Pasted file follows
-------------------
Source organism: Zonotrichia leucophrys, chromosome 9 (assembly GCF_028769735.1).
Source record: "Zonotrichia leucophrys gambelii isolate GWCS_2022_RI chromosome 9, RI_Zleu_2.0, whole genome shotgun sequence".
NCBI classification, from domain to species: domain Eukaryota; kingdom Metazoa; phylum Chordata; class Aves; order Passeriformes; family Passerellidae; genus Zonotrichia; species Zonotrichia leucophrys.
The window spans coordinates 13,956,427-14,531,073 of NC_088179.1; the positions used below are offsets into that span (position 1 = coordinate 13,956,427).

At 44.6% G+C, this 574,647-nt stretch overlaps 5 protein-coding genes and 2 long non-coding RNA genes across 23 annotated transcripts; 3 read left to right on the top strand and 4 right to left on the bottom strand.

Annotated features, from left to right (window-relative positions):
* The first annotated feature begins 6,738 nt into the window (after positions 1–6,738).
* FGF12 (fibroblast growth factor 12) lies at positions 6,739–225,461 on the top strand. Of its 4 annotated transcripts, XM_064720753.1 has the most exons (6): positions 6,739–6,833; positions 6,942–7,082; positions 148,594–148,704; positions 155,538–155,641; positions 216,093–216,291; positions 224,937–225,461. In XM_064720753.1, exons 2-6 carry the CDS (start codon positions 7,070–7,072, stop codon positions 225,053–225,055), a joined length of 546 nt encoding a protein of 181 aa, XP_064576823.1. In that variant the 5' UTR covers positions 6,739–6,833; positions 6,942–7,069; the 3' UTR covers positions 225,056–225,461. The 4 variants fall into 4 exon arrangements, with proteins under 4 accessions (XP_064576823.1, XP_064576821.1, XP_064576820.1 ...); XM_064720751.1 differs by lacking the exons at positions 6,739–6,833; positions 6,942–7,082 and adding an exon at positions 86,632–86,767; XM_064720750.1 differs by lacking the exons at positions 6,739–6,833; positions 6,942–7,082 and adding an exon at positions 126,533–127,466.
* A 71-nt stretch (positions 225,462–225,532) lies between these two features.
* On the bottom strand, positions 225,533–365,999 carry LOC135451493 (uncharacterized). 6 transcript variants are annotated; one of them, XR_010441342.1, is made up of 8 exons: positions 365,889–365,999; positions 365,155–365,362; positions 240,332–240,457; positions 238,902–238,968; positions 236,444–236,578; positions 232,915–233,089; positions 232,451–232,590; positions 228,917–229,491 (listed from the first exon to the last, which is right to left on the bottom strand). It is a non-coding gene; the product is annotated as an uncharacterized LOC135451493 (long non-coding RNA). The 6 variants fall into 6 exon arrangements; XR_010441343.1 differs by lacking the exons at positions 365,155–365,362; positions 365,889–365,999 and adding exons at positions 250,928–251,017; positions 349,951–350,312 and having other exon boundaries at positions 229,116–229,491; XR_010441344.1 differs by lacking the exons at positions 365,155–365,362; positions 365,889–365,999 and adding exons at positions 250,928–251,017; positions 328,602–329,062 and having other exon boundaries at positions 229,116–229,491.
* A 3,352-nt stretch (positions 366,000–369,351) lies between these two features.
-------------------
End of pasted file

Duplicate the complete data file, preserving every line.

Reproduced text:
Source organism: Zonotrichia leucophrys, chromosome 9 (assembly GCF_028769735.1).
Source record: "Zonotrichia leucophrys gambelii isolate GWCS_2022_RI chromosome 9, RI_Zleu_2.0, whole genome shotgun sequence".
NCBI classification, from domain to species: domain Eukaryota; kingdom Metazoa; phylum Chordata; class Aves; order Passeriformes; family Passerellidae; genus Zonotrichia; species Zonotrichia leucophrys.
The window spans coordinates 13,956,427-14,531,073 of NC_088179.1; the positions used below are offsets into that span (position 1 = coordinate 13,956,427).

At 44.6% G+C, this 574,647-nt stretch overlaps 5 protein-coding genes and 2 long non-coding RNA genes across 23 annotated transcripts; 3 read left to right on the top strand and 4 right to left on the bottom strand.

Annotated features, from left to right (window-relative positions):
* The first annotated feature begins 6,738 nt into the window (after positions 1–6,738).
* FGF12 (fibroblast growth factor 12) lies at positions 6,739–225,461 on the top strand. Of its 4 annotated transcripts, XM_064720753.1 has the most exons (6): positions 6,739–6,833; positions 6,942–7,082; positions 148,594–148,704; positions 155,538–155,641; positions 216,093–216,291; positions 224,937–225,461. In XM_064720753.1, exons 2-6 carry the CDS (start codon positions 7,070–7,072, stop codon positions 225,053–225,055), a joined length of 546 nt encoding a protein of 181 aa, XP_064576823.1. In that variant the 5' UTR covers positions 6,739–6,833; positions 6,942–7,069; the 3' UTR covers positions 225,056–225,461. The 4 variants fall into 4 exon arrangements, with proteins under 4 accessions (XP_064576823.1, XP_064576821.1, XP_064576820.1 ...); XM_064720751.1 differs by lacking the exons at positions 6,739–6,833; positions 6,942–7,082 and adding an exon at positions 86,632–86,767; XM_064720750.1 differs by lacking the exons at positions 6,739–6,833; positions 6,942–7,082 and adding an exon at positions 126,533–127,466.
* A 71-nt stretch (positions 225,462–225,532) lies between these two features.
* On the bottom strand, positions 225,533–365,999 carry LOC135451493 (uncharacterized). 6 transcript variants are annotated; one of them, XR_010441342.1, is made up of 8 exons: positions 365,889–365,999; positions 365,155–365,362; positions 240,332–240,457; positions 238,902–238,968; positions 236,444–236,578; positions 232,915–233,089; positions 232,451–232,590; positions 228,917–229,491 (listed from the first exon to the last, which is right to left on the bottom strand). It is a non-coding gene; the product is annotated as an uncharacterized LOC135451493 (long non-coding RNA). The 6 variants fall into 6 exon arrangements; XR_010441343.1 differs by lacking the exons at positions 365,155–365,362; positions 365,889–365,999 and adding exons at positions 250,928–251,017; positions 349,951–350,312 and having other exon boundaries at positions 229,116–229,491; XR_010441344.1 differs by lacking the exons at positions 365,155–365,362; positions 365,889–365,999 and adding exons at positions 250,928–251,017; positions 328,602–329,062 and having other exon boundaries at positions 229,116–229,491.
* A 3,352-nt stretch (positions 366,000–369,351) lies between these two features.